That does however bring us to one last point: Starfleet is not afraid to go to war. We’ve established their pragmatism, Starfleet’s history with the horrors of war, and Starfleet’s ongoing overtures for peace, with everybody. Now we have one last point. Starfleet is not afraid to go to war when war is justified. We’ve already established Starfleet will not hesitate to fire its weapons when necessary, but consider that many of those were rather small scale actions fought single ship to single ship. I am now considering Starfleet as a whole, against the enemies of the Federation. Consider the Borg, against which Starfleet assembled an armada at Wolf 359 with the express purpose of destroying the first encountered Borg cube, no quarter given. In the wake of that attack, Starfleet rushed into production the Defiant, Prometheus and Akira class starships, three vessels expressly designed for war and the first of that kind Starfleet had built in generations. Starfleet is not afraid to fight, as a force willing to build such pure warships clearly shows. After the illegal capture of Captain Sisko and Quark, a non-Starfleet civilian, by the Dominion, Starfleet sent the USS Odyssey and three runabouts to rescue them. The four ship task force fought the Dominion for the first time in the rescue, losing the Odyssey with all hands. Starfleet is a force for peace, but that does not mean that they do not understand how sometimes peace means a terrible war must be fought first. Starfleet later engaged the Dominion invasion of the Alpha Quadrant, at great cost. At the Second Battle of Chin’toka, 99.6% of the defending ships and crews were lost, nearly 100 ships. Instead of capitulating to the terror and tyranny of the Dominion, Starfleet, the Klingon Defense Force, and the Romulans fought on, eventually winning the war three months later. During the Borg invasions of 2381, Starfleet mustered every available ship, and gave orders to engage Borg on sight and without warning.

In short, Starfleet built for itself a culture of valor and honor, fighting for the lives and freedoms of those it protects. This is a force multiplier beyond measure, as indicated in the myriad examples above. Starfleet wars not because it wants to, not because it desires something, but because it has to. Starfleet always makes its efforts with one ideal in mind, the defense of the Federation. Not its expansion, not the defeat of its foes, but the ongoing good of the Federation and the galaxy at large wherever possible. Starfleet, through and through, demonstrate themselves to the knights of science fiction (if one buys into the romanticized view of medieval knights, although it is a convenient stereotype.)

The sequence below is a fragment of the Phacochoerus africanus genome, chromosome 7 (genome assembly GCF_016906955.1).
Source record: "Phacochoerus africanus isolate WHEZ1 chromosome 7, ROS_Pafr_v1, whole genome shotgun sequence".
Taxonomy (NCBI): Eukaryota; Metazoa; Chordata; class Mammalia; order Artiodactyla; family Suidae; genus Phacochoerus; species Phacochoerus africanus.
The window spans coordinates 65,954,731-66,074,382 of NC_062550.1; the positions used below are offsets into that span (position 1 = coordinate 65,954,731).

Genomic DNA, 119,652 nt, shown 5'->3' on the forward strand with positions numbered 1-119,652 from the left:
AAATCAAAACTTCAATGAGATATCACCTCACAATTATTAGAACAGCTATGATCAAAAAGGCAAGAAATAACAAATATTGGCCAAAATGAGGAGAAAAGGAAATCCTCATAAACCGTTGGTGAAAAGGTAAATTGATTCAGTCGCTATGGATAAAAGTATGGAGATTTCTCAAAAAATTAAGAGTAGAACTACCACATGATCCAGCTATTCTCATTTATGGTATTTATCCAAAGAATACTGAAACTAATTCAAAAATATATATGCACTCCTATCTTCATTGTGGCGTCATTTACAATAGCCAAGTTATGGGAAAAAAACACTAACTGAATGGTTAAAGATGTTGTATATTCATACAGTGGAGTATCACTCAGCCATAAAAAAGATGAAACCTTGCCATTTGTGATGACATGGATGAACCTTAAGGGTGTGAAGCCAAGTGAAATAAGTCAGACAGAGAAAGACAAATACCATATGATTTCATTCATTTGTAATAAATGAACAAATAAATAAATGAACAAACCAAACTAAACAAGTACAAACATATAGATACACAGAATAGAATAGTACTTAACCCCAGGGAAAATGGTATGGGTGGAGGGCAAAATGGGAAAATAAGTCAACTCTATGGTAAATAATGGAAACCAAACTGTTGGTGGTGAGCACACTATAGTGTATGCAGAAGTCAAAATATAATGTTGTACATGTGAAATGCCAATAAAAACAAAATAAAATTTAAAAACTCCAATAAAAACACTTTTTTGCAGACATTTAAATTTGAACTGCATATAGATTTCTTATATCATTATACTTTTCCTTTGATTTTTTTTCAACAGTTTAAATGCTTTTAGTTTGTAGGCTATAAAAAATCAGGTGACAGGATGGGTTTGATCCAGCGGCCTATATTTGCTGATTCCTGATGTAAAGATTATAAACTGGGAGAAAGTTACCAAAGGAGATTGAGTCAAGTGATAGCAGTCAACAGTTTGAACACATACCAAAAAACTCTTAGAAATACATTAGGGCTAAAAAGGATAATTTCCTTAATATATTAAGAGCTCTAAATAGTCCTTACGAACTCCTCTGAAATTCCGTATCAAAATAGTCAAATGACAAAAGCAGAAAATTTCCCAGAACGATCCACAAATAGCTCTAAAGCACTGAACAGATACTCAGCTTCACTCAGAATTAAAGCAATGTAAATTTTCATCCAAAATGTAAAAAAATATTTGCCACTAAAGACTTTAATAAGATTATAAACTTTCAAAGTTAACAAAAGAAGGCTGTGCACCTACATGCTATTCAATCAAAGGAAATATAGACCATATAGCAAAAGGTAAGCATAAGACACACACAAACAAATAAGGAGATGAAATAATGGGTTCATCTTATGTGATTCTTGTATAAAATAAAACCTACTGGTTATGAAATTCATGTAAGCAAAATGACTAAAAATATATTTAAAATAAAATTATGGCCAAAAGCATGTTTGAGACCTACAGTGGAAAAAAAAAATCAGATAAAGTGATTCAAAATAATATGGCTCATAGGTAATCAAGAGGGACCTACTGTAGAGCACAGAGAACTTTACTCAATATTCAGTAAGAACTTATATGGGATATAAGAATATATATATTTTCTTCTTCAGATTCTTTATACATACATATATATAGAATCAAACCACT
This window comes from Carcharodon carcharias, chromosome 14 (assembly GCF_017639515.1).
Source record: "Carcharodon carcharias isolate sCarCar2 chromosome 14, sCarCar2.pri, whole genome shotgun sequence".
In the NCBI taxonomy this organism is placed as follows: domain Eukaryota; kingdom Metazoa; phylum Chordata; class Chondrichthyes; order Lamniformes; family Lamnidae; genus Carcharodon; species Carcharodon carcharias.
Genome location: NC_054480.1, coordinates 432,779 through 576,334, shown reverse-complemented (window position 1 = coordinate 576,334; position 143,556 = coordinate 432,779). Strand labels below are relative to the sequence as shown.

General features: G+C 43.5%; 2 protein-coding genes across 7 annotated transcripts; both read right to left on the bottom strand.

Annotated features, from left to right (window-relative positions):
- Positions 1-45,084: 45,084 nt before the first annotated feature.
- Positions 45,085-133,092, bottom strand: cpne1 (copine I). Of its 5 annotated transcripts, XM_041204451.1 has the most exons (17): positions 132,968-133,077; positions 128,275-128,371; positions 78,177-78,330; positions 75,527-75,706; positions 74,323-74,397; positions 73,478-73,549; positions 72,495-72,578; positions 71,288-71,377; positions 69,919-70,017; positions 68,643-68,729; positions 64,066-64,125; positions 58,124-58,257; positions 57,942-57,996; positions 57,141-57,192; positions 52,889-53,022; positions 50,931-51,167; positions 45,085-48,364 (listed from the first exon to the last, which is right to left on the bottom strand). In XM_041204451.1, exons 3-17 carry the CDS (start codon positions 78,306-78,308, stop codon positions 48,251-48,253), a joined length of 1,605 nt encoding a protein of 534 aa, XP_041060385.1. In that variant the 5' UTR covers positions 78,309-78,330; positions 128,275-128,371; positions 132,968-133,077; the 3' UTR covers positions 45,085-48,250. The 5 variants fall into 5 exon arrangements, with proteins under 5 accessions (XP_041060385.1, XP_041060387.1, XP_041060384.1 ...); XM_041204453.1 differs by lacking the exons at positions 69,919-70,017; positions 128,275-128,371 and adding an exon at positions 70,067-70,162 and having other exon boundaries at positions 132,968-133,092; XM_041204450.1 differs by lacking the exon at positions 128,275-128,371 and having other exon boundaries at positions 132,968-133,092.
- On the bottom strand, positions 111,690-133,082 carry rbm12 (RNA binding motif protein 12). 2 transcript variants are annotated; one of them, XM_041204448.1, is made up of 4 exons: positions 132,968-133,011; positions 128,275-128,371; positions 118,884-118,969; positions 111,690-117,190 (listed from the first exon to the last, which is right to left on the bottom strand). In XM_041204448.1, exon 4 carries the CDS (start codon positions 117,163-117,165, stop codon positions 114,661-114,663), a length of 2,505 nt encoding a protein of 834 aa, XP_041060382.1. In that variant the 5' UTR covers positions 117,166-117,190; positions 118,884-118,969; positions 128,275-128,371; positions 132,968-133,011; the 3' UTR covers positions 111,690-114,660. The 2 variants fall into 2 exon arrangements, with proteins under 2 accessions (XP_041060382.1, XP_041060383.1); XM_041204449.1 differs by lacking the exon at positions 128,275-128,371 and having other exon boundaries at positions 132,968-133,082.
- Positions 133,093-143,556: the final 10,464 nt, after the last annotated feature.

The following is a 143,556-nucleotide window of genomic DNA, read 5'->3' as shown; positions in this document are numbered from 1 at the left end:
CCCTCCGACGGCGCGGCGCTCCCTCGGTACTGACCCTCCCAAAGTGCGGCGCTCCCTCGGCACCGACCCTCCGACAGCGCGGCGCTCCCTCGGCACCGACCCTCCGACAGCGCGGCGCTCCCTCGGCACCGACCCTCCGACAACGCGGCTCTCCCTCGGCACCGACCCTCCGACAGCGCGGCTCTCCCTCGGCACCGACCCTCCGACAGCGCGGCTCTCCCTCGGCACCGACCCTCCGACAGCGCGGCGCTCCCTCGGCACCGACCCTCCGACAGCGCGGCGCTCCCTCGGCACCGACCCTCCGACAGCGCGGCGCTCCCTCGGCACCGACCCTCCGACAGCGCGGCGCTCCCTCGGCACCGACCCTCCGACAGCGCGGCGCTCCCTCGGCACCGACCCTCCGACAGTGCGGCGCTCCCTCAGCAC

There is one last example I would have of that valor which allows Starfleet such a capable force. The Battle of Narendra III is such an example of the willingness for valor, a willingness to fight when the chips are down, a willingness to fight when the greater good would be served, no matter the cost. USS Enterprise-C encountered in 2344 a distress call, from a Klingon colony on Narendra III. The Klingon Empire and the Federation were at this point still quite hostile, although not technically opposed or at war. The Enterprise‘s action? Warp to Narendra III at maximum speed anyway and engage the four Romulan warbirds bombarding the Klingon colony. The Federation flagship was shortly thereafter badly damaged by the superior power of the Romulan ships, and forced into a temporal anomaly, pushing it into an encounter with the then-future Enterprise-D. In yet another act of bravery, the Enterprise-C returned to her time, with volunteers from Enterprise-C to continue the battle, despite the knowledge the only possible outcome was the complete destruction of the Enterprise. Consider that for a moment. Consider the scale of that valor, of that ability to fight for the good. Consider, in the scheme of Starfleet, that such bravery in battle was and is in fact not unusual. Consider the combat power of Starfleet, its strategic realism, and its diplomatic prowess. Consider all of these, is Starfleet not the finest, most refined, single greatest force for good ever imagined by science fiction?

If the answer to that last question was no, feel free to put it in the comments with your own contender. I would love to hear it, as well as any other thoughts. Thanks as always for reading. – GP